Why does no one think about the future? At least, why does no one think about the fact that what they will want in the future will be predictably different than what they want today? I just met a young man who’s about to voluntarily join the army. “Just seemed like the thing to do,” he said. Makes my mind spin. It’s one thing to barricade one’s self in one’s house. It’s another to take a gun and run into a war zone where other people with guns are firing at you. Or coop up in a boat with thousands of people in the midst of a disease hot-spot. All sorts of fun….until it isn’t. What’s the gamble worth? What’s the ABILITY to gamble worth?

        11. JuJu

          So you are equating being single to being sick, hungry or unemployed?? Being single is not in any way equivalent to being a “have-not”. I mean, there are actually plenty of women who seem to want to pair up precisely because they otherwise can’t afford a lifestyle they want for themselves, sometimes even something as basic as going out regularly, let alone traveling. But whereas you need money, food and health to survive, you don’t actually need a partner, it’s not a necessity. People who just can’t be on their own exude an unappealing desperation, and are not interesting to be around.

          And yes, if you can’t be happy by yourself, you won’t be happy in a relationship. The reason for that is that an individual like that requires constant validation – incessant words of love, physical displays of affection, etc., etc. – in order to feel happy and fulfilled in a relationship, and that sort of neediness is a turn-off and is taxing on the other person.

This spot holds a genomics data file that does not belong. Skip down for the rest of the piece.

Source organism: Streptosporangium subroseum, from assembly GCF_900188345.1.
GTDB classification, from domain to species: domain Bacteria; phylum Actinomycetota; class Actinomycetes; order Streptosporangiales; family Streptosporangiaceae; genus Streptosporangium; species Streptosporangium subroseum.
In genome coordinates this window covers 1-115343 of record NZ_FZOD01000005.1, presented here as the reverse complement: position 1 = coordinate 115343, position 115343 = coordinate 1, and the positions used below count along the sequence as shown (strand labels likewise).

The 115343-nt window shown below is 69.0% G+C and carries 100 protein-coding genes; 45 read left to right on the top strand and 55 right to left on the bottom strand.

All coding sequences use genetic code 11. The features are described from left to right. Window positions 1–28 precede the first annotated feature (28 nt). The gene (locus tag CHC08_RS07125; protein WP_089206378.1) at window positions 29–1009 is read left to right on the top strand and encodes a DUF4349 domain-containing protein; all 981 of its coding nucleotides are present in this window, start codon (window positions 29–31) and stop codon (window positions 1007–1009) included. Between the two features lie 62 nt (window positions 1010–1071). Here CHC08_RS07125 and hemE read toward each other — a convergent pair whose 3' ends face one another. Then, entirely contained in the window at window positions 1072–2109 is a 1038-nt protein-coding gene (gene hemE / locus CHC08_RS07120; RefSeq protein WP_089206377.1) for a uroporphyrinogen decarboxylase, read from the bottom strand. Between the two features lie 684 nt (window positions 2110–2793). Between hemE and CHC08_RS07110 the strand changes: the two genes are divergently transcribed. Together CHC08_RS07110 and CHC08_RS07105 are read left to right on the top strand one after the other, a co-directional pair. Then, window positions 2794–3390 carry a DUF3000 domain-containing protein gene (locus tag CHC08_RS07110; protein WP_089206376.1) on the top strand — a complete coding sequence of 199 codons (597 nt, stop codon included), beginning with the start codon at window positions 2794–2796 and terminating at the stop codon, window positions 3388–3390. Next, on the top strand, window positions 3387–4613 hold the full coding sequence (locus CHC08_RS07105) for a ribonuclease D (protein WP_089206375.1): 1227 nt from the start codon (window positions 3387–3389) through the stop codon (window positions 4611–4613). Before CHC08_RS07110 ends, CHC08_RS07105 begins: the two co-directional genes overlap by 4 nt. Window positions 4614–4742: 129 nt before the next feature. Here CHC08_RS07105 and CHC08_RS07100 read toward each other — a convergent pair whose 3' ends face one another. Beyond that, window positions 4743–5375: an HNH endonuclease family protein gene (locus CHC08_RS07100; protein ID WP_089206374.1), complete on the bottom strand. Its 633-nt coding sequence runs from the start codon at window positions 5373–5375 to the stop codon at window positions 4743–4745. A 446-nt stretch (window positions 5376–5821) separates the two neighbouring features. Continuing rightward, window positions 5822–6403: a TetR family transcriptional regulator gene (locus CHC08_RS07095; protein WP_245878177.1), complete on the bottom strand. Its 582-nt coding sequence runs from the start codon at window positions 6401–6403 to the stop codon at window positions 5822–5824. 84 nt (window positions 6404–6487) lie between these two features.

12. Emily, to

          Your father sounds like an interesting guy. The kind of father I would have liked to have. Instead, I was raised by a pocket protector. I know. .. you ‘re going to write a long story about the dumb things your father did to blow up his life and how he isn’t happy, but what you don’t understand is that, for the idealist, it’s the pursuit rather than the acquiring that is most important. We know there’s no uptopia. But we’ll be damned if we stop looking and settle for, well, a pocket protector.

        13. Evan Marc Katz

          Emily, you constantly make it sound like there are two choices: fantasy man and boring pocket protector. For all of my successful clients, the answer has been in between. 7 chemistry, 10 compatibility. Stop fighting it and try it on for size.

        14. JuJu